Premortem PE was documented in 4 (1.3%) patients. Based on clinical suspicion, PE was responsible for four deaths among 308 patients and was considered to be a potential contributing factor in the death of an additional 10 of 308 patients who had other concomitant respiratory disease or multiple compounding disorders at the time of death. Respiratory compromise without suspicion of PE was considered the primary cause of death in 6 patients and nonrespiratory causes of death were considered in 18 patients. The cause of death was secondary to progression of disease in 66 patients and was unknown in 69 patients.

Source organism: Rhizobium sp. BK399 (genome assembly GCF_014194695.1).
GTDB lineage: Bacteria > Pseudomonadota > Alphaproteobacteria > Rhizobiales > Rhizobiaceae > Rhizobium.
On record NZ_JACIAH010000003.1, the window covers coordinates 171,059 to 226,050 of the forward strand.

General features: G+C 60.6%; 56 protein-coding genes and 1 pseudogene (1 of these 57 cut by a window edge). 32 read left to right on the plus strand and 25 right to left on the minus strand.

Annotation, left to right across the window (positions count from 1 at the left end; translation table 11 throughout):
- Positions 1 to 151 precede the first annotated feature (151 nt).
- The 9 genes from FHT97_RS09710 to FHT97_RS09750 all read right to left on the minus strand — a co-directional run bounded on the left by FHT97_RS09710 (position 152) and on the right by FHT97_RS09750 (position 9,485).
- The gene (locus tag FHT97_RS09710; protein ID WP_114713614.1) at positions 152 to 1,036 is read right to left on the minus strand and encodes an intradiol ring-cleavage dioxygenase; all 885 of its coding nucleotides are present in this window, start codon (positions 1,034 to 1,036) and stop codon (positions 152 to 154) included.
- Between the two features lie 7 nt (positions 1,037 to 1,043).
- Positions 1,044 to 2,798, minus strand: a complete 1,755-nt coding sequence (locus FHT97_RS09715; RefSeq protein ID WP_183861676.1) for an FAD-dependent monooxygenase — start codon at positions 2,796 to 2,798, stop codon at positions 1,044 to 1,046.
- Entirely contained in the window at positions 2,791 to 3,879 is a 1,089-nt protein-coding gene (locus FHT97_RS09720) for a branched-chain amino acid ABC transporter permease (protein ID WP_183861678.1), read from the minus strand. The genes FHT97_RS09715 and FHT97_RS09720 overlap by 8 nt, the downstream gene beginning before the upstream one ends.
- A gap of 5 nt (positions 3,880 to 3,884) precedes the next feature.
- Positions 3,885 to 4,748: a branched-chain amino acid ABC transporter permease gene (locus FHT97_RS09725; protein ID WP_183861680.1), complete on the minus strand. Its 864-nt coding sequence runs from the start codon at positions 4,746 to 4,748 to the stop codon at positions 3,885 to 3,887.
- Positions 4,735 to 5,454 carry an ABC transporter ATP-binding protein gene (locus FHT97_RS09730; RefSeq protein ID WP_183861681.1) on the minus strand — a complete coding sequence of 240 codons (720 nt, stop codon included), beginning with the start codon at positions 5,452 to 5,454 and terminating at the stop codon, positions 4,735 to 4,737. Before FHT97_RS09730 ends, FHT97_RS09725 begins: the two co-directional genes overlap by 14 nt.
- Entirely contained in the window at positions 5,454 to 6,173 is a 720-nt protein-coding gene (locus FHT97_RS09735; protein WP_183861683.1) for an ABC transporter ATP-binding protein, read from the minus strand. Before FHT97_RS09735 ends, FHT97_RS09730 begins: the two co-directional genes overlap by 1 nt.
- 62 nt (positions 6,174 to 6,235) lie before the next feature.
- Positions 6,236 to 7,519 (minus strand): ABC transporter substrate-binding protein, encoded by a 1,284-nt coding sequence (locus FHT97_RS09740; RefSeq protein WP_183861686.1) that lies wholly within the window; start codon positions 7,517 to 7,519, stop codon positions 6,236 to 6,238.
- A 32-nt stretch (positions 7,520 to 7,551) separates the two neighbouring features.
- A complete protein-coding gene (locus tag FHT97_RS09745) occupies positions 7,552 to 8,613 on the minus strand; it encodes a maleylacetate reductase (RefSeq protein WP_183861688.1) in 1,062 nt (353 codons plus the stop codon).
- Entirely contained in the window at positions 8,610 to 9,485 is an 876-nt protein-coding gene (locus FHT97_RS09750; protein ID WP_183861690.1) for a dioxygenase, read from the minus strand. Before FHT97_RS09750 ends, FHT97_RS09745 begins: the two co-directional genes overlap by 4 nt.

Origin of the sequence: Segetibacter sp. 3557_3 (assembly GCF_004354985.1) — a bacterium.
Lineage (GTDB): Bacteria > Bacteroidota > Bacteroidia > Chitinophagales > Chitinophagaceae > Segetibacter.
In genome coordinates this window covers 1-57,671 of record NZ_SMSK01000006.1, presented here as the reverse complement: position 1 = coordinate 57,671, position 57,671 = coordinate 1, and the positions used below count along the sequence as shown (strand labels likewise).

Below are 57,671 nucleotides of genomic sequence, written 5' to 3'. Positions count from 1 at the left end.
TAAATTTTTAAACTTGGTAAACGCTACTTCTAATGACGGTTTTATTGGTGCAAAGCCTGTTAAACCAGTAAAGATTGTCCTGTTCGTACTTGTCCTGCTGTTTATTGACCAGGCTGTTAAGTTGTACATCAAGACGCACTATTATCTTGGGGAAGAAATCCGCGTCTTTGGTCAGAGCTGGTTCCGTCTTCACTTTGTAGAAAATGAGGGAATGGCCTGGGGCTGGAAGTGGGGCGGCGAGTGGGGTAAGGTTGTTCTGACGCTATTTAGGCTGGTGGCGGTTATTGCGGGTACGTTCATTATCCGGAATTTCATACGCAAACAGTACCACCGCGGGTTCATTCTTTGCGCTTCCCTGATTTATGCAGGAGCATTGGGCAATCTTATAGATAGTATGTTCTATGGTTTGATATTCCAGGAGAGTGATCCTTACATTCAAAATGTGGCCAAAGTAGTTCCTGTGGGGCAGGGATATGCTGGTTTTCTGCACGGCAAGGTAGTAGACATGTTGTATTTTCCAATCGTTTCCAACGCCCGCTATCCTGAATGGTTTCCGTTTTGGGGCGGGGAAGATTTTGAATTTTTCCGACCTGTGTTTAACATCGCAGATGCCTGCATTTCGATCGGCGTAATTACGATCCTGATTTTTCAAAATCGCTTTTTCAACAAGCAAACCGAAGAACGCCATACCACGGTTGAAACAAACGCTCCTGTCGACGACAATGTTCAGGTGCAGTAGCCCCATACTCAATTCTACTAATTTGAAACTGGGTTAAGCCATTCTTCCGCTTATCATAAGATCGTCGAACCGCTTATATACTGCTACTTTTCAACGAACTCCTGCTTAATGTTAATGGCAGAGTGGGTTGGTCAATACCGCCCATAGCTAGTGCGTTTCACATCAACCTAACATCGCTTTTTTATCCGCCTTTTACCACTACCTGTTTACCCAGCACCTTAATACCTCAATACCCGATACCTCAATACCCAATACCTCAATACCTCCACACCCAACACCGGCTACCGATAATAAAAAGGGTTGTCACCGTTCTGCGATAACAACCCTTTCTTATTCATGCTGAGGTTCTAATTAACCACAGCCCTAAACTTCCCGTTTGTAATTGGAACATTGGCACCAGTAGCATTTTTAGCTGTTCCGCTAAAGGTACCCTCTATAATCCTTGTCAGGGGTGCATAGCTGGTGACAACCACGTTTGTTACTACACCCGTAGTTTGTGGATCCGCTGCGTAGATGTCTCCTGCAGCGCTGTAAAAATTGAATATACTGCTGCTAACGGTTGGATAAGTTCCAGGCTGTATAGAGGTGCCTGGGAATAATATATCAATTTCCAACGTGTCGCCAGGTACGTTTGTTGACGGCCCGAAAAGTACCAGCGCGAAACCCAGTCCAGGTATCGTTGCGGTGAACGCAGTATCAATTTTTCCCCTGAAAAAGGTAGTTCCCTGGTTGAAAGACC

Despite the increasing utility of IVC filters over the past 30 years,6 controversy regarding the appropriateness of filter placement continues for patients with advanced-stage cancer.7, 9–11 Jarrett et al.7 recently reported 30-day, 90-day, and 365-day overall survival rates of 68.8%, 49.9%, and 26.8% in a cohort of 116 patients. Based on the dismal 6-week (48%) and 1-year (13.7%) survival rates of patients with Stage IV disease, Jarrett et al. concluded that IVC filter placement may be of little clinical benefit and a poor utilization of resources. In the current study, the overall survival rates were higher than those reported by Jarrett et al., i.e., our 30-day, 90-day, and 365-day overall survival rates were 81%, 60%, and 35%. This was, in part, due to a higher absolute number, but lower percentage, of patients with advanced disease (58.2% vs. 78.4%). However, in our series, patients with metastatic or disseminated solid tumors (n = 153 of 263 [58%]) demonstrated substantially better survival at 30 days (76%), 90 days (55%), and 365 days (29%) compared with 6-week (48%) and 1-year (13.7%) survival rates for comparable patients (n = 91 [78.4%]) in the series by Jarrett et al. Our higher overall survival rate was supported by a large single-center, 26-year retrospective review by Athanasoulis et al.6 They reported the placement of IVC filters in 1739 patients, of whom 926 patients had an underlying primary malignancy. Their overall 30-day survival rate was 83% (1436 of 1731). Patients with a malignancy only had a 5% lower 30-day survival rate (737 of 915 [80.5%]) compared with those without a malignancy (699 of 816 [85.7%]). These authors did not stratify patients with cancer according to stage and did not assess the statistical significance in survival between patients with and without cancer.